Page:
If Biden holds all of the 20 states Clinton won in 2016 and regains Pennsylvania, Michigan and Wisconsin, he will win -- whether or not he captures any of his targets across the Sun Belt, or for that matter, Ohio or Iowa
In the 2020 Democratic primaries, Joe Biden's main asset was the widespread sense among party voters that he was best qualified among the contenders to win back the White voters, especially those without college degrees, who allowed Donald Trump to capture Michigan, Wisconsin and Pennsylvania in 2016 — and the presidency with them.
Now, a wide variety of public polls consistently show Biden leading in all three states, defending Minnesota (which Trump has targeted) and running nearly step by step with the President in Ohio and Iowa. With remarkable consistency across these states, polls show Biden benefiting from similar trends, as he attracts a large majority of about 55% or more of white college-educated voters; a predominant majority of about four-fifths of African Americans; and about two-fifths of whites without college degrees, a number that while modest, represents a clear improvement over Hillary Clinton anemic showing with them in 2016.
If Biden holds all of the 20 states Clinton won in 2016 and regains Pennsylvania, Michigan and Wisconsin, he will win -- whether or not he captures any of his targets across the Sun Belt, or for that matter, Ohio or Iowa.
But unlike Clinton, who slighted Michigan and Wisconsin in campaign visits and advertising, Biden has remained laser-focused on these three states. According to CNN ad tracking, he's spent more on television advertising in Pennsylvania than in any other state except Florida, which is much larger; he is outspending Trump on television by about 2-to-1 or more in Pennsylvania, Michigan and Wisconsin alike. Biden has also devoted many of his relatively few personal campaign appearances to those states, usually appearing before working-class audiences. Biden is "visibly campaigning for working-class votes, speaking to those who had voted for Trump and saying, I hear you," said Greenberg, who first became prominent for his landmark focus groups after the 1984 election documenting White working-class defection from the Democrats in blue-collar Macomb County outside Detroit.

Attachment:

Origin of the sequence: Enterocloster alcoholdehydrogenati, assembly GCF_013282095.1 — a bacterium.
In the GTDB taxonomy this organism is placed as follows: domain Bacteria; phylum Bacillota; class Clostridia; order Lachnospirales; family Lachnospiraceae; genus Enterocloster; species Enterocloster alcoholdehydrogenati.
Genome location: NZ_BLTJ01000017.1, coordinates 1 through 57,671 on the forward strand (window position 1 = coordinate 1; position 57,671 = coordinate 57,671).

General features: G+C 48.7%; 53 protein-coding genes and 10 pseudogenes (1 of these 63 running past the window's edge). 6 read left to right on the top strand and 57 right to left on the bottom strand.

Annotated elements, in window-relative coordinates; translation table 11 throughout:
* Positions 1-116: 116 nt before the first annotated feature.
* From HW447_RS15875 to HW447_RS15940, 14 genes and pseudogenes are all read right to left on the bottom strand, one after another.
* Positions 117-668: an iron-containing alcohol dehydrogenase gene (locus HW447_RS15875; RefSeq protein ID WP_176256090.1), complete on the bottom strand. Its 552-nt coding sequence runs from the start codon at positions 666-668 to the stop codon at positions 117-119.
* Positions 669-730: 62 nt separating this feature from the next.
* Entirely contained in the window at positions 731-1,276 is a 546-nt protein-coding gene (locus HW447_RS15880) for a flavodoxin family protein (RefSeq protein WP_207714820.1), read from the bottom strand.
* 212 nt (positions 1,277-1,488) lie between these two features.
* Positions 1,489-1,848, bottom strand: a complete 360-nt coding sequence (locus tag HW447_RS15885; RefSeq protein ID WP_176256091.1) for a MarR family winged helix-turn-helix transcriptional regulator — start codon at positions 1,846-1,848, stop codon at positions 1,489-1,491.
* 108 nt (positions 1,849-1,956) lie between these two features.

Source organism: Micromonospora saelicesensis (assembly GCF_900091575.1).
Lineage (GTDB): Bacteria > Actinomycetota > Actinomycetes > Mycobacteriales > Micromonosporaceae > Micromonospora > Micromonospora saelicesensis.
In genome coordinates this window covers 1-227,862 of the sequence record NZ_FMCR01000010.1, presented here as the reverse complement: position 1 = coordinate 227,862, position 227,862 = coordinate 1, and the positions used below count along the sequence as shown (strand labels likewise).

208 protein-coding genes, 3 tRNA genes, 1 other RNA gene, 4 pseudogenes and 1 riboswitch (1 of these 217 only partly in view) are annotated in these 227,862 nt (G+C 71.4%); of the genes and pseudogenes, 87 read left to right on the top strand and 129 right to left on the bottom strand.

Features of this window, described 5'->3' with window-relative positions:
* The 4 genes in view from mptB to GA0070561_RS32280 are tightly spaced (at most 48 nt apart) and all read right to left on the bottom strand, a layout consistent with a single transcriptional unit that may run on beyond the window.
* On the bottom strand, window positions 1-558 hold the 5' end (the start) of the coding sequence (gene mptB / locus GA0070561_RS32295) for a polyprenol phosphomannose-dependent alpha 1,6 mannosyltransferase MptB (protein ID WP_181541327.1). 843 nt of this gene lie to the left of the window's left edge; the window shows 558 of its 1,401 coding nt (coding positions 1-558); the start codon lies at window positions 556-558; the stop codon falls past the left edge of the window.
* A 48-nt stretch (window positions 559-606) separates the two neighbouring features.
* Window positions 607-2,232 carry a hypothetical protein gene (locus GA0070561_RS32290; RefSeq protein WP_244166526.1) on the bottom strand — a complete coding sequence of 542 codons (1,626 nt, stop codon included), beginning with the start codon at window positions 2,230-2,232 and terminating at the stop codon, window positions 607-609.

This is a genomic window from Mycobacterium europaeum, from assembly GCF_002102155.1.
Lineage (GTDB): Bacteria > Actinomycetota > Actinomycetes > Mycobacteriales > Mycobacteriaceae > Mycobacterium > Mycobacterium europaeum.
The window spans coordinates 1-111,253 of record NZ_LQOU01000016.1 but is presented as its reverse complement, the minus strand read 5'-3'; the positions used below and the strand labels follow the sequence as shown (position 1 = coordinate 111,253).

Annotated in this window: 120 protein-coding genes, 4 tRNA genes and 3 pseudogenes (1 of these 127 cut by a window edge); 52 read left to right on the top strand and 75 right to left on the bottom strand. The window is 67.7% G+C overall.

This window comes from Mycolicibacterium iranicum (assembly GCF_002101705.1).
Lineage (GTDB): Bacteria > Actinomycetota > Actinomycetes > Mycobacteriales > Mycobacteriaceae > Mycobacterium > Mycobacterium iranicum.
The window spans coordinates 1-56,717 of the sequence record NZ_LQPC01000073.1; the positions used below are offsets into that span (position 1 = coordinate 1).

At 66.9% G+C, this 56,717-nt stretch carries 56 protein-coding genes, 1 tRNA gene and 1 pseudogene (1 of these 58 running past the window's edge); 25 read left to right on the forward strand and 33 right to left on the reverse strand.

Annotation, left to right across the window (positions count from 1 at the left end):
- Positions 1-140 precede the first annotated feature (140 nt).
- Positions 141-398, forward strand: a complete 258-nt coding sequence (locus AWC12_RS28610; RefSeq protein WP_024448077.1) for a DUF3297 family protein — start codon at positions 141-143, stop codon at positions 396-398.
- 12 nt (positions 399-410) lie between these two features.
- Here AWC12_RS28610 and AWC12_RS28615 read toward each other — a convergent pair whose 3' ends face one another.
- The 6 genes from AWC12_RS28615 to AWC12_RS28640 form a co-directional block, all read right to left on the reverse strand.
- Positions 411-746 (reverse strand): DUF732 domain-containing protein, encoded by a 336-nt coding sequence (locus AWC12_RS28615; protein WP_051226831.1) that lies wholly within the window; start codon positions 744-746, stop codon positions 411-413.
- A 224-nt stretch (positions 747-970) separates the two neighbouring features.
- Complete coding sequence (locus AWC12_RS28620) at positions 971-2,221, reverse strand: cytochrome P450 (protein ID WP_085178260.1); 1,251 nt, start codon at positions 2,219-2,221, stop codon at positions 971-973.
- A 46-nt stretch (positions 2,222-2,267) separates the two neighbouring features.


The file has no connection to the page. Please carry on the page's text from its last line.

The fundamental challenge for Democrats in the Rust Belt is that Whites without college degrees remain a much larger share of the vote there than in the contested states across the Sun Belt. In 2020, non-college-educated Whites are expected to compose 60% of the voters in Iowa, 55% in Wisconsin, 52% in Ohio, 51% in Michigan and just under half in Minnesota (49%) and Pennsylvania (48%), according to projections by the nonpartisan States of Change project shared exclusively with CNN.
By contrast, States of Change projects that those non-college Whites will represent only about two-fifths of voters in Florida, North Carolina, Nevada and Arizona and just around one-third in Georgia, Virginia and Texas.
College-educated Whites, who are trending more Democratic, will grow slightly in each state as a share of voters and likely cast about one-third of the vote in all of them; non-Whites, including small but growing populations of Hispanics and Asians, will increase in almost all of them as well, though much more modestly than in the Sun Belt. Non-Whites, according to States of Change, will compose about 1-in-5 voters in Michigan, Pennsylvania and Ohio, but only around 1-in-10 or less in Minnesota, Iowa and Wisconsin. (By contrast, voters of color may cast about two-fifths of the vote in many of the Sun Belt states.) All of this tilts the hill slightly, but perceptibly, away from Trump this time.